EDA director charged with filing false police report

FRONT ROYAL – Jennifer McDonald, who has worked as the Warren County-Front Royal Economic Development Authority’s executive director for a decade, has been charged by the Virginia State Police with a misdemeanor count of filing a false police report. A criminal complaint by Special Agent Eric Deel states that the string of events leading to […]

FRONT ROYAL – Jennifer McDonald, who has worked as the Warren County-Front Royal Economic Development Authority’s executive director for a decade, has been charged by the Virginia State Police with a misdemeanor count of filing a false police report.

A criminal complaint by Special Agent Eric Deel states that the string of events leading to a warrant being issued for McDonald began during a Front Royal Police Department investigation regarding a May 2017 break-in at the EDA’s Kendrick Lane office. During that investigation, the complaint states that an “interview was conducted” by Front Royal police on June 16, but it does not say who was interviewed.

The complaint states McDonald revealed information to the unidentified individual at about 3 p.m. on June 15 about an incident at her 158 Faith Way home. She described the incident as a stone being thrown through her front door and a note being left behind that listed phone numbers.

The complaint states that McDonald called the Warren County 911 Center on June 15 at about 9 p.m., about five hours after she detailed the event to the unknown person. During the 911 call, the complaint states that McDonald said “a loud noise happened” while she was in the basement. The Warren County Sheriff’s Office investigated the incident and found that a large landscape stone was thrown into her front door. A note was also discovered in the yard with information “consistent with the statements” she made hours before the 911 call.

Virginia’s statute of limitations for misdemeanors is one year, McDonald was charged on Thursday, June 14, and the alleged false police report was made on June 15, 2017.

Deel states in the complaint that he sought an arrest warrant for McDonald because she made detailed statements about the incident prior to the 911 call. Sheriff’s Office investigator Phillip Henry declined to comment on why the matter was handled by state police and said that question should be directed to the state police. Sgt. F.L. “Les” Tyler, state police public information officer, said Friday he did not know details of the case but would attempt to learn more by Monday.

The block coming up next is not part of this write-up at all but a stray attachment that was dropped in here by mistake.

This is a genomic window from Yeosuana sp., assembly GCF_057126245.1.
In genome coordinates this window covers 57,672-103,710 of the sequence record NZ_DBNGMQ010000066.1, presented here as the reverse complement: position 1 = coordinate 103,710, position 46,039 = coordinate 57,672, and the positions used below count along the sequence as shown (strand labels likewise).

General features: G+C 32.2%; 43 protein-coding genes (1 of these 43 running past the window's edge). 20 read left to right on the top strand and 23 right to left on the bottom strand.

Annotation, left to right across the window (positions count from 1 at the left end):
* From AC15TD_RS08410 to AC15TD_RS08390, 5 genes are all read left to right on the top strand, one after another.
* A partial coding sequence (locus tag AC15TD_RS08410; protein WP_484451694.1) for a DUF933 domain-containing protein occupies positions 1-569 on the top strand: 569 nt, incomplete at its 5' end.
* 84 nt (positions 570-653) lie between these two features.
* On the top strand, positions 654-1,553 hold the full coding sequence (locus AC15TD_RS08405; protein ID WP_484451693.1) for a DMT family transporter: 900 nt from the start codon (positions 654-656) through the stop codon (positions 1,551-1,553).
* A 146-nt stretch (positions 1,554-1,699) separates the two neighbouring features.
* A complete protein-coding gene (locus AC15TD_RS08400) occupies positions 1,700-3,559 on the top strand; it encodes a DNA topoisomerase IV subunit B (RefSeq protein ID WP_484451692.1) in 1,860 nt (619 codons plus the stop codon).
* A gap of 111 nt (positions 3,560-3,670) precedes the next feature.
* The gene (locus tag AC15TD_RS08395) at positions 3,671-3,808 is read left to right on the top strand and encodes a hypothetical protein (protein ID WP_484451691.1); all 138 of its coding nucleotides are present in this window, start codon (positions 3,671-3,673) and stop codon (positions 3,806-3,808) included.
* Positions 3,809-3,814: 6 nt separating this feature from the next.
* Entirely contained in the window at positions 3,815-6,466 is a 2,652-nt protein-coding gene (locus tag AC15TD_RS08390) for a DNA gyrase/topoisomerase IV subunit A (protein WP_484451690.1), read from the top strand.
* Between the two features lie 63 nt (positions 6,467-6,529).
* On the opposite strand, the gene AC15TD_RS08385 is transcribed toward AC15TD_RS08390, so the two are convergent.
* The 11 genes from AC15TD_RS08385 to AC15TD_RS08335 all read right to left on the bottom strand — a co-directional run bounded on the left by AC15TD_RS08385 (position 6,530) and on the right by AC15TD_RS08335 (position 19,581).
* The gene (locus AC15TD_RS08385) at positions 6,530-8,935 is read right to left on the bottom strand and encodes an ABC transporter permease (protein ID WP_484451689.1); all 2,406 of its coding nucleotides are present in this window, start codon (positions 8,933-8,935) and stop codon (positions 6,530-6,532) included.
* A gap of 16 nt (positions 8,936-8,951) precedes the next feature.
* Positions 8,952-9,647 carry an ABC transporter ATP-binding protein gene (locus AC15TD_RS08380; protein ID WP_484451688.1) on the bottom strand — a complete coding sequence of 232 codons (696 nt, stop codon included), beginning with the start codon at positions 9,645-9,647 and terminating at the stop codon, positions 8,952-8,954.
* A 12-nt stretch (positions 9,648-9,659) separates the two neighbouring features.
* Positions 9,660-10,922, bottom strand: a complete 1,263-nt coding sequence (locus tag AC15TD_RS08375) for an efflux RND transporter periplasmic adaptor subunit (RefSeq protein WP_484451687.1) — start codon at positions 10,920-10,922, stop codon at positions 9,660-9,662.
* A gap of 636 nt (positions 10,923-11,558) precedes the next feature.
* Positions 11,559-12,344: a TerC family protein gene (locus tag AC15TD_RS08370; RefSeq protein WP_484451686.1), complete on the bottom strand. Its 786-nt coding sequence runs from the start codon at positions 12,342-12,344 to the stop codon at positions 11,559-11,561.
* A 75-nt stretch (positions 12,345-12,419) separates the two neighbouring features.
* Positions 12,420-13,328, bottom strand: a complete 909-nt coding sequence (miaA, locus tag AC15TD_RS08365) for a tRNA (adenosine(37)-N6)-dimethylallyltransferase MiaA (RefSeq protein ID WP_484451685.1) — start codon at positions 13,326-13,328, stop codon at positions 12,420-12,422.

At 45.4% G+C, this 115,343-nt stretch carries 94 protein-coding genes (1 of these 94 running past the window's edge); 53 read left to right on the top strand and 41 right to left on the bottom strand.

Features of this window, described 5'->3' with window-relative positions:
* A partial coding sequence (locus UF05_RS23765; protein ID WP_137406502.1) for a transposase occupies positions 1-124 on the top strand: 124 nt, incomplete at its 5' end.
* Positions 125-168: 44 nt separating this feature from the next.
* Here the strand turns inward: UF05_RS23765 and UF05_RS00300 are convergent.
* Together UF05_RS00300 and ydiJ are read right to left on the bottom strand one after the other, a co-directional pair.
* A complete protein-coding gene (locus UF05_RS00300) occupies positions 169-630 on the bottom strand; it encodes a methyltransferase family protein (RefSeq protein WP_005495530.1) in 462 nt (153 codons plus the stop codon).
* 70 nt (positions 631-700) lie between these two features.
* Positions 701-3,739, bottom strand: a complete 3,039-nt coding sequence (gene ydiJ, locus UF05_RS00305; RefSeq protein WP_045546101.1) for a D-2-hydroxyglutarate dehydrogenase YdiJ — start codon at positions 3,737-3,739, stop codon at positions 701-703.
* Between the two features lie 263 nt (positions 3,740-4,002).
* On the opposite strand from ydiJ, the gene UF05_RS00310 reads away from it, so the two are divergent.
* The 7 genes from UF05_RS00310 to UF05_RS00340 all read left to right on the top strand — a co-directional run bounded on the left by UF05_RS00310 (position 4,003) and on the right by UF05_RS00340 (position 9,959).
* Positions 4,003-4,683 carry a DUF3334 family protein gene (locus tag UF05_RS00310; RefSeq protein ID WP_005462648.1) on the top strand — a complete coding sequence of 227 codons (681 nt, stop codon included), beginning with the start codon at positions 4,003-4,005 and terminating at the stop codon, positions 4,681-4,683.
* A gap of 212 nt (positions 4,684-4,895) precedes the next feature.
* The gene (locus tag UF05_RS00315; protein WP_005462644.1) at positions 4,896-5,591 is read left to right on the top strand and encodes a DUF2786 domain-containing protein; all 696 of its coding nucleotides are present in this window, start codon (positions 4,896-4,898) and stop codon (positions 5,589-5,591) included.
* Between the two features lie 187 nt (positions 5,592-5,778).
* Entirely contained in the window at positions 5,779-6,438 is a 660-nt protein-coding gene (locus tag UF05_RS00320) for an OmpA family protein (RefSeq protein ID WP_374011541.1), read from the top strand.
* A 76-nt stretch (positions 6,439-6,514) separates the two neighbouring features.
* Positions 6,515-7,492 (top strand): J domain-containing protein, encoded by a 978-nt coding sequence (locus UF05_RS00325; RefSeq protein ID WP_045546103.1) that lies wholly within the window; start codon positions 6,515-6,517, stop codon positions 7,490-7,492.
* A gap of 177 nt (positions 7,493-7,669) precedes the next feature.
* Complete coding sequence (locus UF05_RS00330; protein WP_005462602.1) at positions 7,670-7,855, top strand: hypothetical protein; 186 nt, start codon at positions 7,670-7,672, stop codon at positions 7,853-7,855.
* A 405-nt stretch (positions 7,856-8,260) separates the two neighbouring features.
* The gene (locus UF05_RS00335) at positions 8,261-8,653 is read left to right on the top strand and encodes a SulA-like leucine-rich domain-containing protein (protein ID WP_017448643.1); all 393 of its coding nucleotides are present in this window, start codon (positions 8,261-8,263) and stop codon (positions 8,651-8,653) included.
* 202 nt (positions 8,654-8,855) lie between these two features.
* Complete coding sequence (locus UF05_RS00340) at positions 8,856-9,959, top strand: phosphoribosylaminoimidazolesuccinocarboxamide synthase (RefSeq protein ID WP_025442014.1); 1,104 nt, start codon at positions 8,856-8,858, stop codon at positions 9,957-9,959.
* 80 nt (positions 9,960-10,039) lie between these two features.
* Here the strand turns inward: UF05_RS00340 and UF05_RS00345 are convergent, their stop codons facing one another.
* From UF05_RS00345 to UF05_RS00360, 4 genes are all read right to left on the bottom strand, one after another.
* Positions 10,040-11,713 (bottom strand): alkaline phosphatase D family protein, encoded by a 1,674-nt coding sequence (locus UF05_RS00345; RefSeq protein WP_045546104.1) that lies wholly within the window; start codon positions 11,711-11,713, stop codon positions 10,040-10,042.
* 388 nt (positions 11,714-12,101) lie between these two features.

McDonald previously told the Northern Virginia Daily that there were several incidents that occurred at her house, but she did not elaborate. Those incidents, she said, were of a personal nature and left her concerned for her safety. She added that she opted to hire a private investigator to look into the matter.

She denied commenting on the matter on Friday.

Greg Drescher, EDA chairman, said while anyone being charged is a concern, he fully expects McDonald to be exonerated. He added that he talked to her Thursday morning, and she told him the accusation is not true.

Ron Llewellyn, an EDA board member, said he has full confidence in McDonald and described her as “a person of high integrity.” He said he is a good judge of character and has never “caught her expressing a falsehood” and that he can’t imagine her being convicted of the misdemeanor.

“I find it almost impossible to believe that she would have given a false statement to police,” he said.

Llewellyn added that he believes a small group of citizens wants McDonald removed from her position and this is an attempt to slander her name. He said there is no reason now for the board to discipline her, but he would have to reexamine that if she is found guilty.

Drescher said he would like to talk with the board’s legal advisor “on what we’re required to do.” Then, he said, the board will discuss the matter and determine the best path moving forward.

“Any decision that I make, I want it to be the best decision, so I am going to wait,” Drescher said.

He added concern over how the incident will be perceived by prospective businesses or EDA clients and  “anytime there is negative news, it impacts what people think about the community.” He noted “unfortunately for Jennifer, it puts her in a spotlight that she doesn’t necessarily deserve or need to be in if it comes out she that she didn’t do anything wrong, which I fully expect that will be the case.”

Drescher said he does not know every detail of the incident, but said he could not fathom why someone would make a false police report about a rock being thrown through her door. He added that if someone did make such a false report, he could not imagine why she would do so.

According to online court documents, McDonald has been released on a summons and is due  to appear at 11 a.m. June 27 in Warren County General District Court